Menacing and attacking former slaves was a Southern white pastime for as long as there had been former slaves. Frank McCord had himself led a failed anti-freedman mob but couldn't convince his neighbors to join. (This was before he formed the Klan.) Parsons makes a convincing case that white supremacy and politics in general were not foundational motivations for the Pulaski Klan; within a year, though, freedmen and their Republican allies would become the Klan's targets. The book is careful not to draw some artificial line between the Klan as some bros just kidding around and the Klan as a vicious terrorist organization. For a Ku Klux, the two were one and the same.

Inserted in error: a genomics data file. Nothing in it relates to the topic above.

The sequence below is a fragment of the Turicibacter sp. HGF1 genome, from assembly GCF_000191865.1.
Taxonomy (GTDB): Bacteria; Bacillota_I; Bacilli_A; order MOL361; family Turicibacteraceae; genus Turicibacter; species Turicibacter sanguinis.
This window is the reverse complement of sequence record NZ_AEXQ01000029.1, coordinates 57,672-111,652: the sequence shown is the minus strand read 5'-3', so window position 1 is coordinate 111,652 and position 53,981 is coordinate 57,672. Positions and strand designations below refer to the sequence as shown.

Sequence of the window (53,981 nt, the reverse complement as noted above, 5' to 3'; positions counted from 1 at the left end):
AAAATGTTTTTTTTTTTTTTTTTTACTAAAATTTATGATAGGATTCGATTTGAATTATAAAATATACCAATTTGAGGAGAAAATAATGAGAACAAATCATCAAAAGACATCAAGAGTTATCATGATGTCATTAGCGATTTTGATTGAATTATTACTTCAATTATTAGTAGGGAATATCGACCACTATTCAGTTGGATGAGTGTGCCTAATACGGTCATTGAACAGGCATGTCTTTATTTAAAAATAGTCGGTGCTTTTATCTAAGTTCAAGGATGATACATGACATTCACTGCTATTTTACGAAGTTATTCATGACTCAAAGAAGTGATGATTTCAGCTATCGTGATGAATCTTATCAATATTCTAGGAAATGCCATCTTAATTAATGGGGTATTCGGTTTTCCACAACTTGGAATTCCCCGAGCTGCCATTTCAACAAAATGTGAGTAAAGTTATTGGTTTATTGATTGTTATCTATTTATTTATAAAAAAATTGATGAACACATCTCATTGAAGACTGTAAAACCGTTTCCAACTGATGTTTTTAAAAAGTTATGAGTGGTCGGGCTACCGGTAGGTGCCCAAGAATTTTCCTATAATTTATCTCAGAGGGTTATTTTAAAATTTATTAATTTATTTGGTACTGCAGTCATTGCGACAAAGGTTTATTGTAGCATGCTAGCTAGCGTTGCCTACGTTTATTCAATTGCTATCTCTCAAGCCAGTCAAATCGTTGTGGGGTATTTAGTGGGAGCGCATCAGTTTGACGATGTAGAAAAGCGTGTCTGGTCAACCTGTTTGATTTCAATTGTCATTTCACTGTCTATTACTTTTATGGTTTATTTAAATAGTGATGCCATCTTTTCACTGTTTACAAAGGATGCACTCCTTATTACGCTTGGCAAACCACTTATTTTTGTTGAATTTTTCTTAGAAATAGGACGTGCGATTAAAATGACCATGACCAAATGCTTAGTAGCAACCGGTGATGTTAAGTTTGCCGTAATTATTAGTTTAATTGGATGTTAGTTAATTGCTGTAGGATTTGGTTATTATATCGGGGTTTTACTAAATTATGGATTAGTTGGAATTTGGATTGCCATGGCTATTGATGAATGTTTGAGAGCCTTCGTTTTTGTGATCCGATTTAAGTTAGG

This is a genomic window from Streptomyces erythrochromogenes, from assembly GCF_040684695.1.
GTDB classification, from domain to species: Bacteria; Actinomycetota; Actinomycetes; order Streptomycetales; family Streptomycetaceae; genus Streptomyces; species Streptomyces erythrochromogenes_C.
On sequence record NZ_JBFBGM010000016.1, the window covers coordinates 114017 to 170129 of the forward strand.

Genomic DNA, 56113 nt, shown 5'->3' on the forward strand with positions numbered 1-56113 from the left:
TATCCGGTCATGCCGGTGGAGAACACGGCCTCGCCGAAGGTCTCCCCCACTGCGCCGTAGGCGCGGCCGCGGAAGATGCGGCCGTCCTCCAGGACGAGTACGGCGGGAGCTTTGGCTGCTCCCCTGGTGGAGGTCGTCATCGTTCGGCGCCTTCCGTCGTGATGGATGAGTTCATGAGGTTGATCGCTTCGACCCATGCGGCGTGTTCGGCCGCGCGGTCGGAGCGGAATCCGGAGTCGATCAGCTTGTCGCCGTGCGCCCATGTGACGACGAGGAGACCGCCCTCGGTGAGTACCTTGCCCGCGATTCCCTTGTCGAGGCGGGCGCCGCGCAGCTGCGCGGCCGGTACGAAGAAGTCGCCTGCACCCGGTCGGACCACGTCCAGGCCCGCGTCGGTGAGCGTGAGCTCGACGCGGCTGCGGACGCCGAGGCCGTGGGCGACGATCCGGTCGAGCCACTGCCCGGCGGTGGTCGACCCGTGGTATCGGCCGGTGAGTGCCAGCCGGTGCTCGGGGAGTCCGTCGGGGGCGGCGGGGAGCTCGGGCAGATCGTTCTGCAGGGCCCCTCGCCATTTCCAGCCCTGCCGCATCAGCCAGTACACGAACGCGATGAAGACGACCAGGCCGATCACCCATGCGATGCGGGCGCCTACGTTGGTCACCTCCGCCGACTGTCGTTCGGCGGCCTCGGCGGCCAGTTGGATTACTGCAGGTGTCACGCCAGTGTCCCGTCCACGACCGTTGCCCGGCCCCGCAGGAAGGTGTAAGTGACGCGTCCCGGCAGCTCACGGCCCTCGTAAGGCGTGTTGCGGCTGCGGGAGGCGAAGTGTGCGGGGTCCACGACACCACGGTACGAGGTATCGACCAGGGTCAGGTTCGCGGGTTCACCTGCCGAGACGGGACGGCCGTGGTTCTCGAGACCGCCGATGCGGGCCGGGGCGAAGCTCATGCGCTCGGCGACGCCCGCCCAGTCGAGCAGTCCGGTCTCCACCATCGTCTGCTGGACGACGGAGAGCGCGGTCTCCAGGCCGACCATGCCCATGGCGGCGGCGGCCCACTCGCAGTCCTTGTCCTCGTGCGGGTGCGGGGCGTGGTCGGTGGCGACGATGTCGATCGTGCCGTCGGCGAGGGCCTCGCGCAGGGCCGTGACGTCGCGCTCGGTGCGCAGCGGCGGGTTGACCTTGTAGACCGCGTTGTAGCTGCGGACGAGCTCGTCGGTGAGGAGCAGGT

Even as they took to organized murder, comedy was central to the Klan's elaborate performance. The Reconstruction Klan wore a motley variety of costumes—and they were costumes, sometimes re-purposed from parties—not just ghosts and demons, but also "moon men." (The white uniforms didn't show up until later.) They wore women's dresses for the same reason a lot of men do so: Fun. During attacks, Klansmen spoke in fake accents and used spooky ghost voices. "Ku-Klux endeavored to portray victims' entirely rational fear of their physical violence as though it were superstition or gullibility," Parsons writes. "The victim, tellingly, failed to 'get the joke,' allowing himself or herself to be frightened by 'ghosts' or 'devils.'" Staging lethal violence as their own inside joke gave Klan members a sense of power and control; they tried to deprive their victims of even a dignified story.